Sunrise/sunset: 03:42/21:52 Daylength: 18hr09min
I have the strangest feeling, at the moment, that the river of life is plunging forwards while I am treading water. Everything seems to be happening at speed and I feel as if I’m being carried forward. I’m keeping my head above water and have been doing so for some time, but that is all I have the energy for. It probably sounds horrible, but somehow it isn’t. I am being carried in a direction I want to go, and if I keep treading water, I will get there.
That probably sounds odd or fanciful, but the reality is that I was dragged quite low by the winter and the whole Mr Abusive saga, but I have coped and now things are heading in a better direction. Having lived quite a long time now, I recognise these feelings: though getting older certainly intensifies the tiredness. When I was younger, it would have taken a much longer time to analyse and recover, I think, but I know that this is what life is like. There are ups and downs, and sometimes we have to ride through them.
There has been so much to do at work recently, that there hasn’t been time to do anything but the basic tasks that keep everything ticking over. I think I touched on the number of people who were signed off sick a couple of weeks back, but my two trustworthy and knowledgeable colleagues, Trude and Konstantin, were both on sick leave at the same time and that was in addition to two other colleagues who have been absent for a long time. So over Easter, I was was first in line with responsibility for everything that went on in the abattoir. All the routine tasks that normally are done without me really noticing them, were mine to remember. There were checklists and post-it notes everywhere!
Konstantin unfortunately become sick with Covid during his holiday. He was due to come back on Tuesday, though I hadn’t put him in the rota until Thursday as I thought he might need travelling time; he had driven home to Latvia, rather than flying. On Monday, I had intended to work in the Finnsnes office as I had a dentist’s appointment, but I knew that if any animals had been emergency slaughtered over the weekend, I would likely have to drive to the abattoir to check them as there was nobody else to do it. When the message came in that there were four cattle that had been brought in over the weekend, it became a certainty that I would have to go. Four is the maximum capacity for the room where the carcases are hung, so leaving them wasn’t really an option. Driving to the abattoir and carrying out post mortem controls on four animals would have taken a massive chunk out of my working day.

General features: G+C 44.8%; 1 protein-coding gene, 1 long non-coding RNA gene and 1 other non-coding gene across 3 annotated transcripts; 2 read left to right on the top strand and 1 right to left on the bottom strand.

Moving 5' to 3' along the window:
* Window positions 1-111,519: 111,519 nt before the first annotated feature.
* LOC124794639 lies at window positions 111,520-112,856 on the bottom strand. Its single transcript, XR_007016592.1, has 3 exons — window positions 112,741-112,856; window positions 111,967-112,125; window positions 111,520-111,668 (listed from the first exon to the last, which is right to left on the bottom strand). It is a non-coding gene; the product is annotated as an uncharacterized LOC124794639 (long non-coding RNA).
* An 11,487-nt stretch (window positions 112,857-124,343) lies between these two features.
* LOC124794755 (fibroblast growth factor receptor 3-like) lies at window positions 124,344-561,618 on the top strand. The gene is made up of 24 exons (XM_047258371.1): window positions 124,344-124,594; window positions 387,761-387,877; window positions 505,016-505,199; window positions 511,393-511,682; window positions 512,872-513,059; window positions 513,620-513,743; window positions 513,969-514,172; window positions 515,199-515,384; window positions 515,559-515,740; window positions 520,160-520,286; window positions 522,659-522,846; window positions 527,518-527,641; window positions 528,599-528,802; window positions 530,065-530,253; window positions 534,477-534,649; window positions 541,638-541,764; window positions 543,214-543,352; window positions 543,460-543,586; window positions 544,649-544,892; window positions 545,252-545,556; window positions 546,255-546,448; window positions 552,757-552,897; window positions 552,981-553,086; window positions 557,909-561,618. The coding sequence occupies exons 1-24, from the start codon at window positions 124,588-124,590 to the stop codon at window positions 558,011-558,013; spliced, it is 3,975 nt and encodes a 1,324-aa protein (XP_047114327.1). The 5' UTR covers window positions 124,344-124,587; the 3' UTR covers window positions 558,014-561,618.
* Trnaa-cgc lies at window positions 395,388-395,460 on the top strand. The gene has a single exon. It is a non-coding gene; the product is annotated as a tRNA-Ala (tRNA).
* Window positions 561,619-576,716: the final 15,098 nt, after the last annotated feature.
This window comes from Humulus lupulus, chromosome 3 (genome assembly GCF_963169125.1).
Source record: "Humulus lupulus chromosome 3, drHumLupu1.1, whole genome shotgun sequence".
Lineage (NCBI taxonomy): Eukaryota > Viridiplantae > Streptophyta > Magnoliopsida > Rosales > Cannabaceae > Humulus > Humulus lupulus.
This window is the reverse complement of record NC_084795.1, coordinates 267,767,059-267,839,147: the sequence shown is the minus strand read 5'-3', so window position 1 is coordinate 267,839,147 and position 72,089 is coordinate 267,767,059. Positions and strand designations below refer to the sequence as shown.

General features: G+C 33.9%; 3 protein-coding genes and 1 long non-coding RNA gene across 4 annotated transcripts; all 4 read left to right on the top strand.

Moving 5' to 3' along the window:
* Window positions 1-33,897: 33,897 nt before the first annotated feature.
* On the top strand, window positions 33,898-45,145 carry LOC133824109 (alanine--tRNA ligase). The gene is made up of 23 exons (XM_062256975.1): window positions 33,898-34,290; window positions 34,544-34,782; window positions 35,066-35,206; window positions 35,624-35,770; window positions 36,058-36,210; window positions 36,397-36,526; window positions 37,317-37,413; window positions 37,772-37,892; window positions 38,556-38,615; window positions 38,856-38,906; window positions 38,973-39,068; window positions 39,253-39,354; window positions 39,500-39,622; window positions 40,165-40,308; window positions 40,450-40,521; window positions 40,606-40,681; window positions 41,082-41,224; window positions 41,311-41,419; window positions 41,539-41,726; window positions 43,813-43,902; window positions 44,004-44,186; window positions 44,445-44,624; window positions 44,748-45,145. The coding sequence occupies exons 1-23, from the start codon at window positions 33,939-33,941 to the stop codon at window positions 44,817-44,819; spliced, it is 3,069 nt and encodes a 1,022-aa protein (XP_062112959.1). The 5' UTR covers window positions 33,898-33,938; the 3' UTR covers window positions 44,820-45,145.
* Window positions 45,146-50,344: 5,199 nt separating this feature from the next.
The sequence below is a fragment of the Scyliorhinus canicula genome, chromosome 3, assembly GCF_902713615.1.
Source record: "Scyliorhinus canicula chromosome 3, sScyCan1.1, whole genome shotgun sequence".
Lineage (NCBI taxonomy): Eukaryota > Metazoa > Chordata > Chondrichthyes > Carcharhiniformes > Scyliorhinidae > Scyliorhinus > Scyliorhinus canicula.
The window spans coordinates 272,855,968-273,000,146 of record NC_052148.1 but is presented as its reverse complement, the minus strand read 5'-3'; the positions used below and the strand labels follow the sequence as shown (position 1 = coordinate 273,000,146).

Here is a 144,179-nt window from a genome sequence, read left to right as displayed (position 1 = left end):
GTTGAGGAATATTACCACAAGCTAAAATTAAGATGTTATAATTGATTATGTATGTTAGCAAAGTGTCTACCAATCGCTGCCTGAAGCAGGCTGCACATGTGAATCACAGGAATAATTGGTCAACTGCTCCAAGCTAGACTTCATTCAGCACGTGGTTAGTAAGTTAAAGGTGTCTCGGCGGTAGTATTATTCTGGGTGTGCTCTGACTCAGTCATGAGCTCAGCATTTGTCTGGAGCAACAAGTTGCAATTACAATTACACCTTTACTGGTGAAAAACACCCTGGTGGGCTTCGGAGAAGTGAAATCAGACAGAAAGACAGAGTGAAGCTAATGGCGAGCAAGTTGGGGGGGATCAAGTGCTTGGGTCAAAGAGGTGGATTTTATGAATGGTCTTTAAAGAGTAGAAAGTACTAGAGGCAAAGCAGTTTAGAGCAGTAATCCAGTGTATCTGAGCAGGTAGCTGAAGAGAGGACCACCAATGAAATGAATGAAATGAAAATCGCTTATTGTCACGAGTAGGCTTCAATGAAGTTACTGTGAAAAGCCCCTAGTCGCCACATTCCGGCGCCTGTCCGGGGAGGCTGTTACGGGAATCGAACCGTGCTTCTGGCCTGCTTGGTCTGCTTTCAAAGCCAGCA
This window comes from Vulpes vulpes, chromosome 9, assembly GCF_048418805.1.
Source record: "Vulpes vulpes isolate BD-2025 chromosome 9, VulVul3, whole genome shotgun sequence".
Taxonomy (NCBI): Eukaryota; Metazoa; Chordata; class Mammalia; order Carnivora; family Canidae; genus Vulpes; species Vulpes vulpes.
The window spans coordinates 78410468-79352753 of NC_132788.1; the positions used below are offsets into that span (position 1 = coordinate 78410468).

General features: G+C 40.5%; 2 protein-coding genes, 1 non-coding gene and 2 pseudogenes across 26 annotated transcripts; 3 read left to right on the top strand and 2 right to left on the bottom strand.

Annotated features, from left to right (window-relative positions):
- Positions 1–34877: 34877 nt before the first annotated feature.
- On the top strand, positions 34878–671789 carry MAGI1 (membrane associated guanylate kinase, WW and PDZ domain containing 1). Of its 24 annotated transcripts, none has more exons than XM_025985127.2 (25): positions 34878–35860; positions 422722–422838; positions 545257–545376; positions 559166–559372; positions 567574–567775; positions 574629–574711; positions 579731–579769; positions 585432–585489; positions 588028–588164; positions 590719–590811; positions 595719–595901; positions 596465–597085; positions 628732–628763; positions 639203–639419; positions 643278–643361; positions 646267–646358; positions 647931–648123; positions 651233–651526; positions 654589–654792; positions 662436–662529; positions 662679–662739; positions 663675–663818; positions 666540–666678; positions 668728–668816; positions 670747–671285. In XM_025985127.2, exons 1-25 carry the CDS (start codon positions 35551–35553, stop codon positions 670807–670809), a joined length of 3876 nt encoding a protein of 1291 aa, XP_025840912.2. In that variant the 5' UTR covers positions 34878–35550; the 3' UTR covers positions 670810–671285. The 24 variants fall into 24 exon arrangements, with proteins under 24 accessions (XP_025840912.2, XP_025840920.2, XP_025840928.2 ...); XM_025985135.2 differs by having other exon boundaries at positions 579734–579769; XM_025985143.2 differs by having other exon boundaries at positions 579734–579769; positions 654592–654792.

Imagine my surprise then, when Konstantin’s face appeared on the screen in the Teams meeting first thing in the morning. He had come back a day early! With Konstantin back, he would take the emergency slaughter cattle and any other bits and bobs that aren’t very big or difficult, but nonetheless are time consuming. There were a million things I probably should have caught up on, but having gone to the dentist’s (my teeth are in good order, apparently – very well cleaned!) and seen what a lovely day it was, I decided to take the afternoon off. The picture at the top of the page was taken on my way home. Not that I did much, but it was lovely just to kick back and relax.
And now, with Konstantin and Trude back, I finally have some time on my hands again. By happy coincidence, Mattilsynet have finally got their act together and have completed the training course to become an Official Veterinarian in the abattoir. The abattoir is officially not meant to run without one, so I have been acting as one anyway, but it will be lovely if I can finally qualify! There are suddenly four new modules to get through, most of which I can tackle in between other work, but the last module was a task that was only announced recently. As part of the role, I will perform various annual audits in the abattoir and this year’s is a hygiene audit. Though I’ve passed the auditing exam, I need to observe at least three audits before I can qualify. I’ve been struggling to find any to observe and so, when I saw the task in the last module was to observe a hygiene audit, I was quite worried that I wouldn’t manage it before the August deadline.
Happily I have contacts down in south west Norway, where I used to work part time for Mattilsynet. I contacted my old boss, who sounded very pleased to hear from me. Better still, there is a hygiene audit next week down in Egersund and so, on Monday I am flying down to Stavanger, then taking the train to Egersund, where I will meet up with some of the lovely people I used to work with. It will be spring down there, I think. I’m hoping for some sunshine. I’ve already started looking through some of the paperwork for the audit and I think I’m going to learn a lot.
1 thought on “Marching Onward”
That’s the contrast, isn’t it? When we are younger, we recover more quickly physically — but when we are older, we can do a better and quicker job of analyzing and recovering emotionally.